Banquet Piece, Pieter Claez

Sunday, September 20, 2015

Infinite Tulips

Or infinite flying cows!
Adriaen Pauw's garden in Amsterdam (or near Amsterdam) had an mirror illusion trick to multiply the number of tulips in the garden. A looking-glass cabinet stood in the bed of tulips and made the bed look as though it had infinite tulips. Naturally I want an infinity cabinet as well, for my small garden. However, this was in the 1600's and perhaps the book that has a description of such a cabinet is not scanned yet.  Or it was never described. Here's what I found along the way.

Serious References about Adriaen Pauw

  • THE UPSIDE DOWN HOUSE AT THE PARIS FAIR (Hawaiin Planter's Monthly, vol. 19)

    "The strangest thing in the Paris Exposition Midway is the upside down house,' " said a guest at one of the hotels, who lias just returned after a visit to the other side of the pond. "Nobody but a Frenchman would ever have thought of such a thing. It is a big old fashioned three story manor house apparently resting on its gables with the foundation eighty feet in the air. One goes in through a dormer window in the attic and rinds everything upside down. Underfoot are what appear to be the ceilings spouting chandeliers like giant toadstools and overhead are chairs and tables and all the other ordinary furniture of a house miraculously clinging to the reversed Moors. There are even books and small articles scattered about on the carpets and sticking to them as if by magic and on some of the tables lamps are burning top down.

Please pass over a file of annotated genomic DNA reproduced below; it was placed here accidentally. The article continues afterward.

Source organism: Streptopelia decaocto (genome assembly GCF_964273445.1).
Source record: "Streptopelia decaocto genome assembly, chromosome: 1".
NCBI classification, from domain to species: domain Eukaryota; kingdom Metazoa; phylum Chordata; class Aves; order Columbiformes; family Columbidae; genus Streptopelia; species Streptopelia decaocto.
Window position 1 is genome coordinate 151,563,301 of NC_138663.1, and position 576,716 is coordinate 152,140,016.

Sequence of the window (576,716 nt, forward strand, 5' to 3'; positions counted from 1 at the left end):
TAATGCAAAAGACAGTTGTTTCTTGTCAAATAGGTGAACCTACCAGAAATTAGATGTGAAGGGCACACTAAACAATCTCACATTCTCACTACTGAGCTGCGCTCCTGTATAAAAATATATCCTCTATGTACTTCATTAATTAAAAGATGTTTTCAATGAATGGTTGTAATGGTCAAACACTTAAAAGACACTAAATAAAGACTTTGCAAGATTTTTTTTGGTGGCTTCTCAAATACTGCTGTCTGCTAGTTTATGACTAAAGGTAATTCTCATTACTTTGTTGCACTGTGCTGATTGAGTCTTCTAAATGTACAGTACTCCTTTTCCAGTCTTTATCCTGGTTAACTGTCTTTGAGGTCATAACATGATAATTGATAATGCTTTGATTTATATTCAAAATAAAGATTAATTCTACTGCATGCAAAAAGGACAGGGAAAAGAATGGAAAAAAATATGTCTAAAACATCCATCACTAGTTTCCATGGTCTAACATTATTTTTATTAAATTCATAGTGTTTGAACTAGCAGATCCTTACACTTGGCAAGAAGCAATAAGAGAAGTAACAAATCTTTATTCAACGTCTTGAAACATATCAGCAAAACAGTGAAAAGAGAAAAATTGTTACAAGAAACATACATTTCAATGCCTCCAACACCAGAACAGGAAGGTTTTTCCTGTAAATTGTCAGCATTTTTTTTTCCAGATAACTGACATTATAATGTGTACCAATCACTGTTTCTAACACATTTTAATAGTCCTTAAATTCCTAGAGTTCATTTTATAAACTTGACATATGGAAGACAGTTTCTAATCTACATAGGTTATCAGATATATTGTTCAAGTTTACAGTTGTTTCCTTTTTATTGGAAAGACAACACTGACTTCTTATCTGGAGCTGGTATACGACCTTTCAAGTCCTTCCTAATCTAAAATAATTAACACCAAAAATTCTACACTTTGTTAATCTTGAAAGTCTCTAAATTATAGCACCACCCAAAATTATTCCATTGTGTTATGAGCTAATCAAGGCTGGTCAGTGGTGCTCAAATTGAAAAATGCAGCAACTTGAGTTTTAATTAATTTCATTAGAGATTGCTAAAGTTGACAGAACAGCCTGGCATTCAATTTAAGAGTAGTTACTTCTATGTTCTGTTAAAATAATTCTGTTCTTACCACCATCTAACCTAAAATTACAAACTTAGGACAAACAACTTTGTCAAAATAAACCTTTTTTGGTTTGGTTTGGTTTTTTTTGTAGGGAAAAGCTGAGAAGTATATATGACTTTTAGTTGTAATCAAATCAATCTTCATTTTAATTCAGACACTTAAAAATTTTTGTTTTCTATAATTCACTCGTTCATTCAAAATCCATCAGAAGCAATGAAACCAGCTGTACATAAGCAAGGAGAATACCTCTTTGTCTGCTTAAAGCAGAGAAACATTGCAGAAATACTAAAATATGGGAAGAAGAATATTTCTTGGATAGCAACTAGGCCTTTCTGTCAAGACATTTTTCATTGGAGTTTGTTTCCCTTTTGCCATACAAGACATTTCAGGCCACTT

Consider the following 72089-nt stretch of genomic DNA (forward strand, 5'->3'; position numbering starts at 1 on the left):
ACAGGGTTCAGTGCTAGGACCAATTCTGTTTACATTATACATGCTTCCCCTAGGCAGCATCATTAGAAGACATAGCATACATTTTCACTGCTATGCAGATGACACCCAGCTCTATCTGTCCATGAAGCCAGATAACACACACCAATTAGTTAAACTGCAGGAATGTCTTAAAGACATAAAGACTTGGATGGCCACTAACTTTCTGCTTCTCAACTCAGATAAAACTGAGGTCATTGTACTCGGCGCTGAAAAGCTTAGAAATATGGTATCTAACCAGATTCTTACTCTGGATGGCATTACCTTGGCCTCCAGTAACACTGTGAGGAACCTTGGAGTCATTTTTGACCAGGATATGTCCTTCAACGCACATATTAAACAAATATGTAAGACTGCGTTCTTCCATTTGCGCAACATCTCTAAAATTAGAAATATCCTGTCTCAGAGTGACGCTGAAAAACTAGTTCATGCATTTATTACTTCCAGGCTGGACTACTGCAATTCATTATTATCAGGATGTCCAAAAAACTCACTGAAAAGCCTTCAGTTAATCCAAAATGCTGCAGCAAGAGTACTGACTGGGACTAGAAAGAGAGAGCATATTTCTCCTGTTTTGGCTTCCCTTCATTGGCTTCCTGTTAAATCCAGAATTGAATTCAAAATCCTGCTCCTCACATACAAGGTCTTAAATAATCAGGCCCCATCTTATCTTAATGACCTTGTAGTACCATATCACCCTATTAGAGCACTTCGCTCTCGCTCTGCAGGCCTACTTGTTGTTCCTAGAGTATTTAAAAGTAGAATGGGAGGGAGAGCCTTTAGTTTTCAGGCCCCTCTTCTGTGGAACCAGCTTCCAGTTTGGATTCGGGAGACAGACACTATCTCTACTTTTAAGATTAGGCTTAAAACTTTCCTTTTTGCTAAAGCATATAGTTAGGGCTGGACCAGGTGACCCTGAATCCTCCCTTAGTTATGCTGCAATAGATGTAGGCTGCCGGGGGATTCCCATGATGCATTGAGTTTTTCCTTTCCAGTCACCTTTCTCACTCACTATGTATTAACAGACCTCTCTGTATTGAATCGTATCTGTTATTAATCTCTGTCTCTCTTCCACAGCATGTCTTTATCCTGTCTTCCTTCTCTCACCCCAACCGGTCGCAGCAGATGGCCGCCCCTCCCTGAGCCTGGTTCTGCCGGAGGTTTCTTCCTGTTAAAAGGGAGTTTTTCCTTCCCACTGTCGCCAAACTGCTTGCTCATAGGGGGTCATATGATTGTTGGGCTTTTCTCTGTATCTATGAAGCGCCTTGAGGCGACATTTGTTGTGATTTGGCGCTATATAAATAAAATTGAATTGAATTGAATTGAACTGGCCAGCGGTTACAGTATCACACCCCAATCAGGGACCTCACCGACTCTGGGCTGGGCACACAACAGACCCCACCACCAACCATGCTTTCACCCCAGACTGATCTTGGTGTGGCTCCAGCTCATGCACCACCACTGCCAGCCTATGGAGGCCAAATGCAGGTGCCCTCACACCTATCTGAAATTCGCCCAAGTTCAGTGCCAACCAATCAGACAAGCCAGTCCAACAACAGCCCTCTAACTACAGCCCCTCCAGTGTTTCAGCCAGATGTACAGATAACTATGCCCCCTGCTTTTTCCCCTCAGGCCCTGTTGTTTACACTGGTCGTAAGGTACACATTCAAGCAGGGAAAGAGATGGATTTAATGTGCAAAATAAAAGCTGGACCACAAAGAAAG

"Everything about the place contributes to one of the most bewildering illusions imaginable, but the really amazing feature of the house is the view through the windows. They command a considerable expanse of the exposition grounds and incredible as it may seem everything is upside down. One sees all the familiar buildings standing on their heads, throngs of reversed people walking to and fro, and the sky yawning where the earth ought to be. The effect is indescribably startling. I puzzled over those windows for a long time, but I finally discovered their secret. The illusion is produced by means of two mirrors both set at angles in the casings and one reflecting the other. By that means the outside scene is turned about topsy-turvy and cast back into the room with all realism of an open air view. Visitors are not allowed to go very close to the windows for fear, as the attendants say that they will 'fall down into the sky.' A man should be perfectly sober before he inspects the upside-down house.' "
    -- New Orleans Times Democrat (p. 349-350, August 1900)

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